The Savage Storm: The Battle for Italy 1943

  • By James Holland
  • Atlantic Monthly Press
  • 480 pp.
  • Reviewed by Steven Groff
  • January 17, 2024

This illuminating account of a storied invasion fills in the gaps between strategy and reality.

The Savage Storm: The Battle for Italy 1943

James Holland has written quite a number of books about different aspects of the Second World War. In his latest, The Savage Storm, he offers a fascinating account of the Allies’ victory in Sicily in August 1943 and their subsequent attempt — and failure — to capture Rome that year.

Throughout, the author effectively outlines the strategy and events surrounding the Italian Campaign while describing conditions on the ground through the eyes of the men and women who were there. He uses personal diaries, letters, and unit reports from both the Allies and the Axis, as well as from locals caught in the middle, to take readers along on the first half of what would be a 10-month ordeal. These personal stories paint a gripping and often tragic picture of what soldiers and civilians alike had to endure. (Fair warning: Some of the descriptions are quite graphic.)

Following relatively easy success in the taking of Sicily, the Allies struggled with the next step against Germany. They were not yet ready for the large-scale, cross-Channel invasion that would happen on D-Day in June 1944, so a short jump across the Strait of Messina to mainland Italy seemed a good choice. But where along the boot to land?

Holland defines the goals the Allies hoped to achieve: Knock the post-Mussolini Italy out of the war; tie up German troops so they couldn’t fight against the Soviet Union or defend against the eventual invasion in France; secure crucial airfields in southern Italy to allow Allied airpower to attack deep inside Germany; and finally, capture Rome by Christmas 1943.

With the exception of capturing Rome, all the objectives were met. However, Holland shows the enormous cost of that “success” and demonstrates how the invasion’s aims were perhaps poorly thought through. One point he repeatedly makes is that the military leaders who decided to invade southern Italy (and who were not the commanders in the field) may have grasped the challenges of the mountainous terrain on paper but not in reality:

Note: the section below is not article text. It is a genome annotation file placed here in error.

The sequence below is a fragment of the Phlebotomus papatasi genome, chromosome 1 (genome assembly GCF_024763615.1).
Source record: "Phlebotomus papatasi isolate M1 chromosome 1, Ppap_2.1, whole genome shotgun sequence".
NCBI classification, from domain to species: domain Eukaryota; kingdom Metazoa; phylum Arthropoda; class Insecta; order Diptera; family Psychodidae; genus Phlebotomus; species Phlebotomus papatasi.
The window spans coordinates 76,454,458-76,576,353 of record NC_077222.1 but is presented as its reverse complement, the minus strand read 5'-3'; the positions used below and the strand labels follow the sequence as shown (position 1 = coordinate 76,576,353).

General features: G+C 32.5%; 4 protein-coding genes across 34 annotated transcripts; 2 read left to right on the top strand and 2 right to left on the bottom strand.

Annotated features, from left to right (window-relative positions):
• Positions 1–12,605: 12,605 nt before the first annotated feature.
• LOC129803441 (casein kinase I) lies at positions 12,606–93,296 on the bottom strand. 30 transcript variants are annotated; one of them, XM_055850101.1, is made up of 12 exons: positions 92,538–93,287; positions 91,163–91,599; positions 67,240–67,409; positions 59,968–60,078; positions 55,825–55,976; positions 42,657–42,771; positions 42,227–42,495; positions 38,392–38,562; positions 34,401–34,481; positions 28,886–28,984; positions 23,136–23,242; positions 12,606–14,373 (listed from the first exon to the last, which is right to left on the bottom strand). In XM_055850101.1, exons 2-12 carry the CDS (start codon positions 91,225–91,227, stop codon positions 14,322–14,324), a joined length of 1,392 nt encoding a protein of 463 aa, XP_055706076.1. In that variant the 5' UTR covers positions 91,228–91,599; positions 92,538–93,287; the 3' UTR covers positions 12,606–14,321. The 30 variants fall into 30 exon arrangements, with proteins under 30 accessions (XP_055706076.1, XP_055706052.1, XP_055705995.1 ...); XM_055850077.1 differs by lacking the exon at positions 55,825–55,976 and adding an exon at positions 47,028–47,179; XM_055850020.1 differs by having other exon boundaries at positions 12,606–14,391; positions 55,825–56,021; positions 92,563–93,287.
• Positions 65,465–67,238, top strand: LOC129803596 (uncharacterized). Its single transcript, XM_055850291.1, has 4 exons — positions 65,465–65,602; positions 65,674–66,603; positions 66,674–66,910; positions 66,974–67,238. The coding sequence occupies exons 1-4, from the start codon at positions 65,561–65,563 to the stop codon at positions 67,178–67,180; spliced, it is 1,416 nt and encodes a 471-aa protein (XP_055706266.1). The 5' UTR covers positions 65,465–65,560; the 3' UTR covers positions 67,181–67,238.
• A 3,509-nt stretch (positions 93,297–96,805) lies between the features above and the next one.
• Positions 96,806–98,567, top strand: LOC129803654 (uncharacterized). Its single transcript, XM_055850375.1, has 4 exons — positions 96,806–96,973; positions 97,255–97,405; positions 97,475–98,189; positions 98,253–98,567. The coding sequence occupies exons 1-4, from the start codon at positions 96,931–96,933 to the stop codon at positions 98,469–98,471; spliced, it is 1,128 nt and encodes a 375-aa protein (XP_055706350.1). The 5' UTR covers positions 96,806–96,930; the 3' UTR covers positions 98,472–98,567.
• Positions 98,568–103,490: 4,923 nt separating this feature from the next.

“Italy, it was all too clear, was a defender’s dream. And an attacker’s nightmare.”

Aside from the unforgiving landscape, another key hurdle, explains Holland, was the shortage of supply ships and landing craft, which severely limited options for the armies on the ground. Resources were necessarily being redirected to support the impending Normandy landing, thus limiting what the Allies could do. Further, the mountains and horrible weather neutralized their enormous advantage in airpower and armor. (The Allies’ underestimation of how hard Germany would push back didn’t help, either.) Ultimately, the result was casualty numbers among the infantry proportionally higher than on the bloody Western Front in World War I, exposing the suffering and morale problems on both sides.

Holland’s discussion of the Italian perspective is especially illuminating. Soon after the invasion, Italy surrendered and joined the Allies. “And so it was done,” writes Holland. “The Italians were out of the war, and the endless pretence, lying, duplicity and double dealing was finally at an end.” Many in Italy naïvely assumed this would stop their suffering: Mussolini was gone, the Germans would leave, and the Allies would simply move in. Instead, the Germans sent more divisions to defend Italy’s southern flank, and the only way to evict them was via massive firepower from the ground and air.

The resulting fighting was brutal and the destruction of towns, villages, and citizenry immense. For the Italians, it was truly a paradox: They were liberated from German oppression but at the cost of arguably more suffering. In the end, it doesn’t matter whether your home is flattened by friend or foe — it’s still gone. James Holland captures that reality beautifully in The Savage Storm. I recommend it to anyone interested in learning more about the human face of WWII.

Steven Groff is a retired intelligence officer, docent at the National Cryptologic Museum, enthusiastic student of American and British history, and self-described history geek.

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